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CDC warns Afghan refugees pose threat of 'larger imminent outbreaks' of measles in U.S.

Six confirmed, 17 suspected cases is a "major public health threat" and "has the potential to seed countless U.S. community outbreaks," CDC chief warns in private letter obtained by Just the News.

Updated: September 16, 2021 - 9:37am

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The head of the Centers for Disease Control and Prevention has sent a private warning to the chief of Afghan evacuation operations that measles is spreading among refugees and poses a "major public health threat" that includes the potential for "larger imminent outbreaks" in U.S. communities already reeling from the coronavirus.

CDC Director Rochelle P. Walensky's memo Tuesday night urged Operations Allies Welcome senior official Robert Fenton to take "urgent public health action" that includes mass vaccinations of refugees, revealing there are now six confirmed cases of measles in Afghan refugees, 17 suspected cases and hundreds of exposures in U.S. hospitals.

"The large number of unvaccinated Afghan evacuees as seen already has the potential to seed countless U.S. community outbreaks," Walensky warned in the four-page memo obtained by Just the News.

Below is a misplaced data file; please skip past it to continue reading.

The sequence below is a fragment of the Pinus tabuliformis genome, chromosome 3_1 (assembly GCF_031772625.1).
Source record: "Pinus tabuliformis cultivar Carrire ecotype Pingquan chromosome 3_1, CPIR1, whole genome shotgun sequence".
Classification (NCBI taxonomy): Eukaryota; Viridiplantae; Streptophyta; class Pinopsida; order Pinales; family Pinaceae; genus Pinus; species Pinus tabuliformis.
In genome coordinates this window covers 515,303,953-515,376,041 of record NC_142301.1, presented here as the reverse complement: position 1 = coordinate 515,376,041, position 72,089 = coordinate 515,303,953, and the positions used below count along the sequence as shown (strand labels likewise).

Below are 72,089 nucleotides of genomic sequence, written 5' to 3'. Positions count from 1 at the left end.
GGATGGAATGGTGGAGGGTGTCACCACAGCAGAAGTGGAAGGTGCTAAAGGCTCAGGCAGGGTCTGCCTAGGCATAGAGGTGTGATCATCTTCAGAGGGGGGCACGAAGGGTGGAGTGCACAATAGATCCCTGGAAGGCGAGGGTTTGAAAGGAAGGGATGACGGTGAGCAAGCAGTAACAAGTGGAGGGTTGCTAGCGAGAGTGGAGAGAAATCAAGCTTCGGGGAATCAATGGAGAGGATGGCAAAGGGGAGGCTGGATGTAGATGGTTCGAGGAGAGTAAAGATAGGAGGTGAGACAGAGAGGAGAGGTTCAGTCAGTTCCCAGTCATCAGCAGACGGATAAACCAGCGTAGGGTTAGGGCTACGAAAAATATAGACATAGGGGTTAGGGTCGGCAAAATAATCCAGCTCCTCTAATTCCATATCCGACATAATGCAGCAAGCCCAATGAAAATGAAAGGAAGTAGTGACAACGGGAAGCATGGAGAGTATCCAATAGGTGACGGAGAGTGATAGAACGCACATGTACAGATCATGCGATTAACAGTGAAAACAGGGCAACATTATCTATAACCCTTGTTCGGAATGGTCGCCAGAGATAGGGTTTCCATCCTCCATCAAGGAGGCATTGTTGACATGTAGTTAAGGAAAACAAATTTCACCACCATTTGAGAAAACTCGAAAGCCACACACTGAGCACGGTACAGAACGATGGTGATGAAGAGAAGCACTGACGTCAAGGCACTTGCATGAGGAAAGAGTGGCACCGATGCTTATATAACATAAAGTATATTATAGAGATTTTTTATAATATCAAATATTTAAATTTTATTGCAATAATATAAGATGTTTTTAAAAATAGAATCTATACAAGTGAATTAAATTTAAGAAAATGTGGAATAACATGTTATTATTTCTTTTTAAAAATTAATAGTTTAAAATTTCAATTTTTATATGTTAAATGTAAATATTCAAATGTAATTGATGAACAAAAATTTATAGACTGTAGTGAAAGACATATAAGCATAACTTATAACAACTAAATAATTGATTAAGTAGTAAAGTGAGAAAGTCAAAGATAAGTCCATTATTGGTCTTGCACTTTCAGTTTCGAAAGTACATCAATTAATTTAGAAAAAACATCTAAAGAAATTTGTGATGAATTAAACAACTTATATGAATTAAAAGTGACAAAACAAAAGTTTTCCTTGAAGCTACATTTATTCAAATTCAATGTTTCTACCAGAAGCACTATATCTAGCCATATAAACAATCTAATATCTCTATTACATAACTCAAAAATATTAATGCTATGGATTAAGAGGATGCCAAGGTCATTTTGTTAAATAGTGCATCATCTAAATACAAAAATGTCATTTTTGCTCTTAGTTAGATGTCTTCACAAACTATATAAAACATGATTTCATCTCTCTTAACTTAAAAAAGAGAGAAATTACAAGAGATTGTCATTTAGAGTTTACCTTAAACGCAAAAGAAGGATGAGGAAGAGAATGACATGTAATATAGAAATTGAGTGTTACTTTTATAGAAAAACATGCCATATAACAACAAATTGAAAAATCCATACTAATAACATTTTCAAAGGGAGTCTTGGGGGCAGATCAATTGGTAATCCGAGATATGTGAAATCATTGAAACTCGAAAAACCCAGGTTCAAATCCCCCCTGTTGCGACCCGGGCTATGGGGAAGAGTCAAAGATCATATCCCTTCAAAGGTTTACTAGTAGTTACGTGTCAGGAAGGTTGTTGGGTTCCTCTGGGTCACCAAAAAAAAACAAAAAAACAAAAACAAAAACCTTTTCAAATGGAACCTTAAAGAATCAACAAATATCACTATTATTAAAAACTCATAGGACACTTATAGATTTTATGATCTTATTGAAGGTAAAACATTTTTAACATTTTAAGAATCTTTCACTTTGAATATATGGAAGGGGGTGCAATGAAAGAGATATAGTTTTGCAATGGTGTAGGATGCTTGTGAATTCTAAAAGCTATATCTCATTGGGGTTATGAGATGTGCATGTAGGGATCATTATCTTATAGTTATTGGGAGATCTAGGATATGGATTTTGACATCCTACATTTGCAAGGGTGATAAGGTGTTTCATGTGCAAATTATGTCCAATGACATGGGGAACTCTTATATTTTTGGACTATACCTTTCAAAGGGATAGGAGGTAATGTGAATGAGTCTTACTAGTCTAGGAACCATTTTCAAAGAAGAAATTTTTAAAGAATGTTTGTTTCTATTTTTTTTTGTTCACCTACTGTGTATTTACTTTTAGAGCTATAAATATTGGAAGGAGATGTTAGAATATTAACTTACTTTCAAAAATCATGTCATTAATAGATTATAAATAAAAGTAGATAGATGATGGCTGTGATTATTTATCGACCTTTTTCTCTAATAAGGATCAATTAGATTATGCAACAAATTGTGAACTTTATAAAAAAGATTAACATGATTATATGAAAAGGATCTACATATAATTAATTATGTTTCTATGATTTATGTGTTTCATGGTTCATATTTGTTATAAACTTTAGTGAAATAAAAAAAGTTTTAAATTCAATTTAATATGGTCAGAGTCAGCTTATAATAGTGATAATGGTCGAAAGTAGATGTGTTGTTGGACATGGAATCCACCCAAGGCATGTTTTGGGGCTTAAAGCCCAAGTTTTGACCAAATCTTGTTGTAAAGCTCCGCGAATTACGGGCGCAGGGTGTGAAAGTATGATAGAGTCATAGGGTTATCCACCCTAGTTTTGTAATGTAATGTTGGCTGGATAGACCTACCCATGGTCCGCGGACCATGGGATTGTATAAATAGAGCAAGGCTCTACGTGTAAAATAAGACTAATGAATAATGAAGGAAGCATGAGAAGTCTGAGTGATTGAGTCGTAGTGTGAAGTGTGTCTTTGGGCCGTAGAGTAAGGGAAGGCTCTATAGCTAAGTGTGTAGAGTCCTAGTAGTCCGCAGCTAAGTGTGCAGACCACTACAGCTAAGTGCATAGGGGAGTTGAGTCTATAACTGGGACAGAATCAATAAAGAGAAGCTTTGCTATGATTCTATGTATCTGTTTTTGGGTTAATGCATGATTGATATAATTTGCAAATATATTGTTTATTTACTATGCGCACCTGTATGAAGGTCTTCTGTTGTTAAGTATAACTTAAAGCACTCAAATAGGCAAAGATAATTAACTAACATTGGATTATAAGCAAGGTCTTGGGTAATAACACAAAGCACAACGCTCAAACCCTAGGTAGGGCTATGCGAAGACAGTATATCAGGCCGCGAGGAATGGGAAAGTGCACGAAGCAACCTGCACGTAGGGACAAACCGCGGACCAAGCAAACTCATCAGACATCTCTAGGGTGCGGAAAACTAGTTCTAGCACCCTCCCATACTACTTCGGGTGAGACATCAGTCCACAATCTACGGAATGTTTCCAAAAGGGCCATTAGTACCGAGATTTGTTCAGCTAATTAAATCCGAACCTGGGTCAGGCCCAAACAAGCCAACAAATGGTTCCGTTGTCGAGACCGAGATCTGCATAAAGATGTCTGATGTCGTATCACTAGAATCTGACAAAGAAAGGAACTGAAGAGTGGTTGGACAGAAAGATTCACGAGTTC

"These outbreaks represent a major public health threat and rapid mass vaccination and expanding quarantine and isolation capacities are essential," she stressed.

You can read the memo here:

She also wrote the current cases are "an indicator of potentially much larger imminent outbreaks" that could already overwhelm hospitals fighting the deadly surge of the Delta coronavirus variant.

"Immediate implementation of CDC public health standards is imperative to prevent introduction of measles into US communities and to respond to multiple concurrent measles outbreaks," Walensky wrote.

She added, "Health care facilities are already at limited capacity as they battle the ongoing COVID-19 pandemic, which requires tremendous workforce in laboratory assets."

Measles was declared eradicated from America decades ago after an aggressive vaccine campaign, and its reintroduction to U.S. communities could prove deadly to those it infects who aren't vaccinated, officials warn.

Walensky's memo used stark language to describe the consequences if the outbreaks aren't thwarted soon through quarantine and vaccination campaigns.

"Failing to swiftly execute the measures outlined above will likely result in increased exposure to evacuees and personnel supporting OAW operations, including safe havens," she wrote. "Further, evacuates who have not been vaccinated (41% of children under five years old are not currently protected against measles) pose a public health threat."

The imminent fears of large outbreaks comes less than a week after the first measles case was detected in an Afghan refugee patient at Fort McCoy in Wisconsin. 

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